2018 Arctic Expedition: Day 16

Today was our final day of the 2018 Arctic Expedition. Despite the endless bounty of knowledge, enthusiasm, conversation topics, opportunities for learning and incredible locations that have characterized this voyage, all great journeys must eventually come to an end. Many participants will tell you that reaching the final day brings with it a complex set of emotions. Some students might be ready to go home while also still feeling a deep sense of belonging on the ship. Others will be transitioning into life post-expedition by thinking about their future and the opportunities and challenges that lie ahead. Some people are energized from the nonstop stimulus of SOI programming. And some are just tired and need alone time.

(c) Martin Lipman /SOI Foundation

No matter what students are feeling, there’s no denying that the experience is transformational. Personal growth extends far beyond the days on the ship too, with participants often needing weeks, months and years to fully process their learning this summer.

Day 16 was not only a day of emotional transitioning, but also a day of transitioning between sea, sky, and land. SOI expeditions are always book-ended by air travel. Just like ship navigation, flight schedules can change at the mercy of the elements. This year, inclement weather delayed our 2 planes leaving from Kangerlussuaq, Kalallit Nunaat (Greenland). Because of the risk of missing connecting flights and pick-ups, we were forced to cancel the post-expedition welcome back event at the Canadian Museum of Nature in Ottawa. Despite this change of plans, the travel itself was smooth. Staff and students left us throughout the day, with some of our participants leaving in Iqaluit,  some at the Ottawa airport, and some at Carleton University. By Tuesday evening, most participants, excluding a small group of students that had flights the day after, had said their goodbyes.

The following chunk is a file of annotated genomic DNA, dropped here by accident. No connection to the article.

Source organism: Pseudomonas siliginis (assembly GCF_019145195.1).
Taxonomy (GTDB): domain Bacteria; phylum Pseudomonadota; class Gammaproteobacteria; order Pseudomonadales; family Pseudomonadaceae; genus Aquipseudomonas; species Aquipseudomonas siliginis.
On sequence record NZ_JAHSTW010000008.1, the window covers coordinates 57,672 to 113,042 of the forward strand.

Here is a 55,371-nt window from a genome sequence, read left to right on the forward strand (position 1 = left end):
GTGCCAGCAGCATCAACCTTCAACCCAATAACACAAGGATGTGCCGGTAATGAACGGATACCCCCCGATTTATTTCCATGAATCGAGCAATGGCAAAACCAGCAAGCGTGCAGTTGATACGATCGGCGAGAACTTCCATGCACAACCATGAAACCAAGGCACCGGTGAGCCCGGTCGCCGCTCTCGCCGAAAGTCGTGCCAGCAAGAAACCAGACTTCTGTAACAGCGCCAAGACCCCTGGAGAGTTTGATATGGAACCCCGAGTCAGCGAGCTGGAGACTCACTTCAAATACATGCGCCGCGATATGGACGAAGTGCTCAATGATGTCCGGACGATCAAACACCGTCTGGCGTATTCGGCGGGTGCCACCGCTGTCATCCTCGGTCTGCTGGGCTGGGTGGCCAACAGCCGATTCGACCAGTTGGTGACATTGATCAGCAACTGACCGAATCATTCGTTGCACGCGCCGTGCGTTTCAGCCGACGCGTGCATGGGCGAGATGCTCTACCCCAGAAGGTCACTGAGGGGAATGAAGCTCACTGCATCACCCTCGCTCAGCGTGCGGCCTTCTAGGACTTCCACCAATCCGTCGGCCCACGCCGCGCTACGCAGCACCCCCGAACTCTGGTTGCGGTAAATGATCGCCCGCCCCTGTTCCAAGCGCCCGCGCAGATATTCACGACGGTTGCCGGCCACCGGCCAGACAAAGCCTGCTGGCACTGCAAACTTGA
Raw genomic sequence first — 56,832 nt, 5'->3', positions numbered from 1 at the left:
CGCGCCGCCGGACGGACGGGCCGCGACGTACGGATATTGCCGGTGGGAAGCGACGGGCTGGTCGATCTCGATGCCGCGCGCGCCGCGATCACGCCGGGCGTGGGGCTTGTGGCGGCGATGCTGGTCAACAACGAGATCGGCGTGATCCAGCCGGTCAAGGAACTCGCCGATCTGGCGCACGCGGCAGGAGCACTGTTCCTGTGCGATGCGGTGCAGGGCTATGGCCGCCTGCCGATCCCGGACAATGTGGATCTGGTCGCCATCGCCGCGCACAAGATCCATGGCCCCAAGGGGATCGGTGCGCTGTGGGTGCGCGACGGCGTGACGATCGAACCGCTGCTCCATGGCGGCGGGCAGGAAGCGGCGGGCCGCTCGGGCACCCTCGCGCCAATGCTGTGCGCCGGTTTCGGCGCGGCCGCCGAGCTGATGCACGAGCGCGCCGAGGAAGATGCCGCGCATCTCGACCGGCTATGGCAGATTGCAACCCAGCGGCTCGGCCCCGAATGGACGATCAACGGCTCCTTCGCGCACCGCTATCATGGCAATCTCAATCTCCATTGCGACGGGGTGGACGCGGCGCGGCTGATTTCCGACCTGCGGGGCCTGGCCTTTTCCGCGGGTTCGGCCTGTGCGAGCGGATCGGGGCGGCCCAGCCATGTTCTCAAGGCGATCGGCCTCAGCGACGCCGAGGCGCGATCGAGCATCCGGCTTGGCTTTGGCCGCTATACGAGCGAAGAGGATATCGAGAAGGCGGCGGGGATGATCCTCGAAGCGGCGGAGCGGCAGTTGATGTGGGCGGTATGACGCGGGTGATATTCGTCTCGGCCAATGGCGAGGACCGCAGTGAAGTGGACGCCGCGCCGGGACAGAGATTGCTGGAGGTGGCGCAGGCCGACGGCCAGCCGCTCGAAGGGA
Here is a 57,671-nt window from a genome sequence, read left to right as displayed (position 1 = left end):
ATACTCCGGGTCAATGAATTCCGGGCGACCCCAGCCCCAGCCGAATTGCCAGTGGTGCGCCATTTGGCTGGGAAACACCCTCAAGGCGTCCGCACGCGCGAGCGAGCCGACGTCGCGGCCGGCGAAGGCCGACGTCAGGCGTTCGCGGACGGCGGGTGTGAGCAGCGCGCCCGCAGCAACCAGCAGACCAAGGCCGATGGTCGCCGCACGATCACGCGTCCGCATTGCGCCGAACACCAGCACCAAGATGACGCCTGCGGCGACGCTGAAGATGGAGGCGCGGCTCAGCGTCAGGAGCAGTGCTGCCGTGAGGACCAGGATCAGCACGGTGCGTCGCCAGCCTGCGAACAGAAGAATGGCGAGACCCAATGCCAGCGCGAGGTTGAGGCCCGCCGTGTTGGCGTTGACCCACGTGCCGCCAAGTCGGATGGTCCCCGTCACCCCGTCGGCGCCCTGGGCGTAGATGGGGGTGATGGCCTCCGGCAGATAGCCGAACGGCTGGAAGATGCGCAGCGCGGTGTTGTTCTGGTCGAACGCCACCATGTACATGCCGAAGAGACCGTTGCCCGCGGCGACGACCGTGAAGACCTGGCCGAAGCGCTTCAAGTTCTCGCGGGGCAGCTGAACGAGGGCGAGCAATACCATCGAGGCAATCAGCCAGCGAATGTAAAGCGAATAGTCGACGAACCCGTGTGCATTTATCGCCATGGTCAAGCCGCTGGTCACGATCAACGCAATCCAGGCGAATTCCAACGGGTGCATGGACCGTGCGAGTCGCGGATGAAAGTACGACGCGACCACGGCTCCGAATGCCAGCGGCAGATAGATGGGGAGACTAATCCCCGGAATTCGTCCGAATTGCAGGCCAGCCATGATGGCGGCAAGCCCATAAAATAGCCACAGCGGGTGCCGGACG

(c) Natta Summerky /SOI Foundation

 

(c) Natta Summerky /SOI Foundation

That’s a wrap! Saying goodbye is never easy, especially after two weeks of intense immersive learning. The good thing is that there are many opportunities for participants to reconnect, whether that means seeing each other in their communities, volunteering in likeminded organizations, or through SOI Alumni Program activities. With such a motivated, skilled, and diverse group of students and educators this year, we’re so excited to see the positive social and environmental change that they inspire.

(c) Mary Paquet /SOI Foundation

Finally, we’d like to thank to all the students, staff, partners, communities, and landscapes that played a part in the journey. Keep an eye out on Facebook, Twitter, and Instagram for more photo and video of the voyage as we revisit some of our favourite moments in the coming weeks.

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This website was made possible by a generous contribution from the Leacross Foundation.